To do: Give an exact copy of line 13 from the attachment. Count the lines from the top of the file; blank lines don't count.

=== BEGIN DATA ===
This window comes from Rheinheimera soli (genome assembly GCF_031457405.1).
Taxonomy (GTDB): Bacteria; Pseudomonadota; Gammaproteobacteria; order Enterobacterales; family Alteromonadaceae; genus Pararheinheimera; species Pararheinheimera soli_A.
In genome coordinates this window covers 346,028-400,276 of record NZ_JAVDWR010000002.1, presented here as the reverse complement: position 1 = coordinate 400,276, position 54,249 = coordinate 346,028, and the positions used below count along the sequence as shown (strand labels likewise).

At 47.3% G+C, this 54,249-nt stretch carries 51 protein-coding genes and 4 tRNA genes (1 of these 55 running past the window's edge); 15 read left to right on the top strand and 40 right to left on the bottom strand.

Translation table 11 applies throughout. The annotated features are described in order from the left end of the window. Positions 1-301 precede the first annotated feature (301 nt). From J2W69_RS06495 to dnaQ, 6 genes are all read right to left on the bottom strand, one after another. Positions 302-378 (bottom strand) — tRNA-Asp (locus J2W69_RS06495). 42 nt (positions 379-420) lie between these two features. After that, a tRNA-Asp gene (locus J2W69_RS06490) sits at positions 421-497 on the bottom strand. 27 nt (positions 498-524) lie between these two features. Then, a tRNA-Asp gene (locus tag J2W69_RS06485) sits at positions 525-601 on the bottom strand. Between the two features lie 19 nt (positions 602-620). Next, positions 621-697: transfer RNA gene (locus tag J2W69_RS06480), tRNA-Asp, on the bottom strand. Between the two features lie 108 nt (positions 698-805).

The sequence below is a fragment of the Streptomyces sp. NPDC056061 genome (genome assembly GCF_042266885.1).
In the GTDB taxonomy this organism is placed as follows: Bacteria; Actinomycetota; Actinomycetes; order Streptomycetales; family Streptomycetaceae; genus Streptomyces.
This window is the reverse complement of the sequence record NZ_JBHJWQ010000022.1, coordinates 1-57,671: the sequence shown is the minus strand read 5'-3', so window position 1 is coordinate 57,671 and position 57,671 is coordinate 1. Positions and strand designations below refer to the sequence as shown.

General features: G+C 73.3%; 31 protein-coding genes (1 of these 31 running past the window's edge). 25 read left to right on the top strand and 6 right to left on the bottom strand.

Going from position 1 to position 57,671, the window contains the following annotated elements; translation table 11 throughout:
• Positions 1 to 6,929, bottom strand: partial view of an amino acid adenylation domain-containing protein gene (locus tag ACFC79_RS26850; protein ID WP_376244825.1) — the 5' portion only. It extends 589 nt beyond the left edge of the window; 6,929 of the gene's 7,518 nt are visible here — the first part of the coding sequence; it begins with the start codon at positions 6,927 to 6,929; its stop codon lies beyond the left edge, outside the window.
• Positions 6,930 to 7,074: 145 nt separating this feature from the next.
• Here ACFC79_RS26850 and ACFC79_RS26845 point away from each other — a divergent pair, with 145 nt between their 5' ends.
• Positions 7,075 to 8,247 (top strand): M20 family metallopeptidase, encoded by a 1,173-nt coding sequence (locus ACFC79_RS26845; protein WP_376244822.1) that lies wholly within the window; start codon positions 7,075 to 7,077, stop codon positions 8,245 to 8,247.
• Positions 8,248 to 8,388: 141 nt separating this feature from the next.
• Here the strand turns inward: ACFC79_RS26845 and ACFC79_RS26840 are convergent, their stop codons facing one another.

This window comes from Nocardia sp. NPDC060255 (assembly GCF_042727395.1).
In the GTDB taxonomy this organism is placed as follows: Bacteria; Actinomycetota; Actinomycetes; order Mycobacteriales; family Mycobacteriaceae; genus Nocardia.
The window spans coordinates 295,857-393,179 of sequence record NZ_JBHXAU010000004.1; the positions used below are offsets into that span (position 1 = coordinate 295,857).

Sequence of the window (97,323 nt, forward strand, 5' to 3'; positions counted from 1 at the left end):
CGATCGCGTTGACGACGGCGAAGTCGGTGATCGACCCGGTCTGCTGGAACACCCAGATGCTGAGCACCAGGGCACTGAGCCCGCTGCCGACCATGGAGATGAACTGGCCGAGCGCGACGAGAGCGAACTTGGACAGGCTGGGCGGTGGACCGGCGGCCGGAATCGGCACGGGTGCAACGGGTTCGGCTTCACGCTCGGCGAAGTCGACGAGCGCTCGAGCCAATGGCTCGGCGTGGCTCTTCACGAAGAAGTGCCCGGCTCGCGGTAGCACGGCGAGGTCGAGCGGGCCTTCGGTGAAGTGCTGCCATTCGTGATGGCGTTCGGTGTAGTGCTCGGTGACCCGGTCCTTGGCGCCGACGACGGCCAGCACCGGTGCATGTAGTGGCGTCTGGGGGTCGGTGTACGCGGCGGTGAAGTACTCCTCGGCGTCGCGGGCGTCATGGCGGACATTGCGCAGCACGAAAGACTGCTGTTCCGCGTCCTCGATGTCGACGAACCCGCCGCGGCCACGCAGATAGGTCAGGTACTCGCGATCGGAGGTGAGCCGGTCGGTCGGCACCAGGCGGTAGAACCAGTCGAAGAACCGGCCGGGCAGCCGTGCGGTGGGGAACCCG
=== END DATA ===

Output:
• Here ACFC79_RS26850 and ACFC79_RS26845 point away from each other — a divergent pair, with 145 nt between their 5' ends.